SINGAPORE, Nov 18 — When faced with financial difficulties, an employee of Secretlab SG decided to misappropriate and sell 209 gaming chairs made by the firm, worth about S$118,541 (RM412,053.88), for his personal gain.

Gabriel Chan Guo Rong, 32, pleaded guilty to criminal breach of trust yesterday (November 17) and was sentenced to 14 months’ jail. He is no longer employed by Secretlab, a Singapore startup.

Chan came up with a scheme to sell Secretlab’s products between December 2018 and November 2019 with alleged accomplice Tan Zheng Qiang, whom he had known for at least six years. Tan’s case is pending.

Deputy Public Prosecutor (DPP) Kevin Liew told the court that at the time of the offence, Chan was a senior operations associate employed by Secretlab.


As part of his role, Chan arranged the distribution of the gaming chairs and knew the firm’s delivery schedules.

In December 2018, due to financial difficulties related to his credit card bills and personal expenses, Chan allegedly conspired with Tan to sell the gaming chairs at a price lower than the usual selling price.

Chan would arrange for the chairs to be picked up from Secretlab’s warehouse, after Tan had allegedly listed the chairs for sale on e-marketplace Carousell.


The chairs would then be picked up by Tan at a date and time when no one was around at the warehouse, where he would pay Chan a sum of money. Tan would then deliver the chairs to the buyers from Carousell.

Chan would earn about S$200 for each chair and gained about S$40,000 from reselling 209 chairs, which he used to pay for his credit card bills and personal expenses.

Secretlab’s website shows that the price of a chair now retails at more than S$500.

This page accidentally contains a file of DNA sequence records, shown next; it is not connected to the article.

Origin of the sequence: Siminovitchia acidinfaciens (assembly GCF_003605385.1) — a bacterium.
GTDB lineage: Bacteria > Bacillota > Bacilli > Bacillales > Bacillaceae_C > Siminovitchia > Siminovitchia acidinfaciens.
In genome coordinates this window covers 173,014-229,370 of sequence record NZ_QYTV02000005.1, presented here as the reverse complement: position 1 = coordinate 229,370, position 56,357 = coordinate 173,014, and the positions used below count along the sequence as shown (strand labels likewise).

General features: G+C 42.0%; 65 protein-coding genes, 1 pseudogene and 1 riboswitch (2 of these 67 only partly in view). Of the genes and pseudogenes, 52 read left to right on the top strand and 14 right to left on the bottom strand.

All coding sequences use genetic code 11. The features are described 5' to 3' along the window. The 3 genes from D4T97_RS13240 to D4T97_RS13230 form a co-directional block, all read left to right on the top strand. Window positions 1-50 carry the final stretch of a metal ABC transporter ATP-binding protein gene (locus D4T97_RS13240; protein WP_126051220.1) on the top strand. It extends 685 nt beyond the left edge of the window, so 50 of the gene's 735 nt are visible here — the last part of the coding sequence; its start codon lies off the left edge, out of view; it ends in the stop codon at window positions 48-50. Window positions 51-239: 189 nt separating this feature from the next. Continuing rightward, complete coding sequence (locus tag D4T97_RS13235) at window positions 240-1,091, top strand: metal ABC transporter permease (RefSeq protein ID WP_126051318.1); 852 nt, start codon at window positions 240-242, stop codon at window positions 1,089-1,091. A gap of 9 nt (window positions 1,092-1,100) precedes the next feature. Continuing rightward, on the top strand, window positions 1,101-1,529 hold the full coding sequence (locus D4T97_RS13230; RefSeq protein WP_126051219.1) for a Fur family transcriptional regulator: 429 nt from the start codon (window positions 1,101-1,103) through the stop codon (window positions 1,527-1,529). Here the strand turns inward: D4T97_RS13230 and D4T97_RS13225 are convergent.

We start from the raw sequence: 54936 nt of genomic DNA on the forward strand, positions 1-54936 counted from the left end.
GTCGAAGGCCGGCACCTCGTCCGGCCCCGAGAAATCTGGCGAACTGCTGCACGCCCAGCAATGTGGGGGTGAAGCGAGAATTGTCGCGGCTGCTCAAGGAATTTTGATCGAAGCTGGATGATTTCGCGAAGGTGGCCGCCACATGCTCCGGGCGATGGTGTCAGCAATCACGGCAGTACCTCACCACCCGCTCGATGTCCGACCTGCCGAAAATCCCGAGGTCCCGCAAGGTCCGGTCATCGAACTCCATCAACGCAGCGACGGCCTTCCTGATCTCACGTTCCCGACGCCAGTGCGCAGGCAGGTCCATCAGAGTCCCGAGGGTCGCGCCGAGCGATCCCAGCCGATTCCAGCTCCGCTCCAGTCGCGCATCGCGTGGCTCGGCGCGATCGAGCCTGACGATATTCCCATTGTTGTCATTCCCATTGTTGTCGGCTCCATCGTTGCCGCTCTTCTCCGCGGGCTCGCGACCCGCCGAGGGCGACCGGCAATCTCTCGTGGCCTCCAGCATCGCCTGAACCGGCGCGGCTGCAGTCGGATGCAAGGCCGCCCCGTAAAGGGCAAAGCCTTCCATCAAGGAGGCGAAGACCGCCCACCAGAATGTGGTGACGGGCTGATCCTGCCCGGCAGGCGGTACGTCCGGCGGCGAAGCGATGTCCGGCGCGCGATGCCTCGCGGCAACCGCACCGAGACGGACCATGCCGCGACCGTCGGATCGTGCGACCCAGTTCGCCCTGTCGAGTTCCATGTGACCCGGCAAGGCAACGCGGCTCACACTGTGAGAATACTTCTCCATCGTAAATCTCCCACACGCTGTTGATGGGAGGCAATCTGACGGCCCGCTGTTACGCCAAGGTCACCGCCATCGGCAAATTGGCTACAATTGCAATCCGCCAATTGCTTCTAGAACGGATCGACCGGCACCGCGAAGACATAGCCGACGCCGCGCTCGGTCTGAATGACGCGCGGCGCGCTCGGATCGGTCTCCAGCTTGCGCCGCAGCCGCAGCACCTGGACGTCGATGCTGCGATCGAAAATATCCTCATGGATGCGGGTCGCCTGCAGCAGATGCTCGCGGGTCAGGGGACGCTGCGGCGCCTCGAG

An operations associate at Secretlab made a police report in October 2019, stating that the company’s products were being sold by a third party without the firm’s authorisation.

DPP Liew sought a sentence of 14 to 16 months’ jail, given that the offence was carried out over 11 months and Chan had an active role in it, using his knowledge of the delivery schedules.

Following a civil suit, Chan was ordered to make a restitution of S$300 a month for a period of 50 months, set to end in September 2025.

He told the court that he had also made a lump-sum restitution payment of S$16,000 before the monthly payments began in July 2021.

District Judge Loh Hui Min acknowledged that Chan had since repaid around S$25,000 and that this partial restitution had reduced the company’s losses.

However, she said that restitution had begun only after civil proceedings, adding that Secretlab’s losses were large, and the offence was premeditated and initiated by Chan.

He had been motivated by financial gain and personally benefited by about S$40,000, the judge added.

For criminal breach of trust, Chan could have been jailed for up to 15 years and fined. — TODAY